There is a feeling of acceleration; of building speed. Of the accretion of slow years of slow descent finally reaching some unnumbered critical mass, shifting the axis of his world into new climates of collapse and quiet loss.
And while we are gathered on this day in celebration, there is also the unspoken understanding that this is a formality; a fiction. That the good spirits and smiles are more a reflection of the gathering itself, rather than joy in his company. We are together in understanding: the days of vanishing by inches have dwindled away, and the distance is now growing by longer strides — pulling him farther and farther away from the man he was, and the life he had.
There is the raucous laughter of young children, unleashed upon one another after months of separation, circling the room and the house in concentric orbits of wild energy and cackling glee. There is the clever patter of siblings and in-laws, parents and grandparents, catching up and cracking wise and pouring pink champagne into thin-bodied glasses, the sweet bubbles drifting across our lips and cascading through ribbons of bone onto weary and welcoming hearts. There are comforts, in these rhythms.
Comforts count for a great deal, these days. And at the edges of this horseshoe of cushioned chairs and dark-hued ottomans, ten feet and a thousand miles from where his wife holds court and glories in the presence of warm family and joyful voices, he sits. Without a sound, without moving. Wrapped tenderly in layers of soft woolen blankets, in protection and camouflage, his eyes blinking slowly behind thick white glasses, his mouth paused in half-smile, half-hidden in the thicket of white beard. Decades of insatiable hunger - for the taste of fresh words and calculated learning, for riddles of tannin and bright fruit, for the artistry of flavor ringing clear and true in strange and endlessly fascinating chords of spice and subtlety, bold simpicity and layered, labyrinthian genius - now stilled, sated, silenced.
He is a gentle ghost, haunting the periphery.
(It feels forever, since this was not the way of things. The children no longer seek him out. They dutifully greet him in cheerful voices when arriving, and hug him when it is time for goodbyes. But they do not seek him out. They know he is here, and they know he is not here.)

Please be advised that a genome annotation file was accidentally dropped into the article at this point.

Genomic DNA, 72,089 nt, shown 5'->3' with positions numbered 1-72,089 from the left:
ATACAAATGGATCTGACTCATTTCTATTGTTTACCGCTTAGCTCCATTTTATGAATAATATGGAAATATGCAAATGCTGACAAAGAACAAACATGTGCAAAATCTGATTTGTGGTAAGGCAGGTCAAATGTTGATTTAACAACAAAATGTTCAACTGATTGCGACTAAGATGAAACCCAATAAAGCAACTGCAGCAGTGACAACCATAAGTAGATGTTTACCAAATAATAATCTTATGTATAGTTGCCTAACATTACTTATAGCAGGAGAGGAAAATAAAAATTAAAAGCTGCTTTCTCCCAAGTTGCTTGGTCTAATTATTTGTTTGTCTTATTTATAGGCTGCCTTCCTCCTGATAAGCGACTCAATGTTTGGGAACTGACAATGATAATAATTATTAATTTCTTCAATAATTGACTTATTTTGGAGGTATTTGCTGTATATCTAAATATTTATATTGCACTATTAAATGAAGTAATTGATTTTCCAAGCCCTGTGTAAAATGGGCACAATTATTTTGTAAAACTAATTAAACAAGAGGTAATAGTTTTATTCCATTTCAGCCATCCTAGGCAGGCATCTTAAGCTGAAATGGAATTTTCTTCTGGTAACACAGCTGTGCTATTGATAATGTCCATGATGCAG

In good time, when dinner is ready, I remove the blankets and then carefully steer the wheelchair out of the living room, down the hallway and around the corner into the dining room. "Let me bring you up close to the table," I say, explaining what is happening. It is an attempt to be deferential, but I know it is the same tone that I used with my own children when they were very, very young.
He lifts his hands and feet, slides into place at the table, and then drops them down again. He waits, quietly, as the children and grandchildren file in and find their places. Not speaking, not seeking out eye contact. Simply waiting for food to be brought to him, so that he can begin to eat. I sit next to him, offering him a smile. "We got Chinese," I say. "An exotic feast, from faraway lands. And/or the other side of town. For you." I hold the smile for a long moment, less in the hopes of a response than in the knowledge that reaching out like this is what we are supposed to do. And then I let it go, and turn away.
We serve the children and we serve their grandfather, and instantly they begin to eat in a flurry of forks and fingers while the rest of us calmly begin serving ourselves and enjoying the food and camaraderie. Wine is poured and dishes are shared, and the kids engage in lively debate and demands for more scallion pancakes and threaten to sing terrible songs that will delight and horrify us and we are here and we are all together and
he sits there in his wheeled chair, locked in profound concentration on maintaining his hold on the fork. On guiding it beneath the scallops and noodles, and lifting it without losing his bounty. On slowly guiding it to his mouth.
On eating until he is done, and then it will be time for sleep.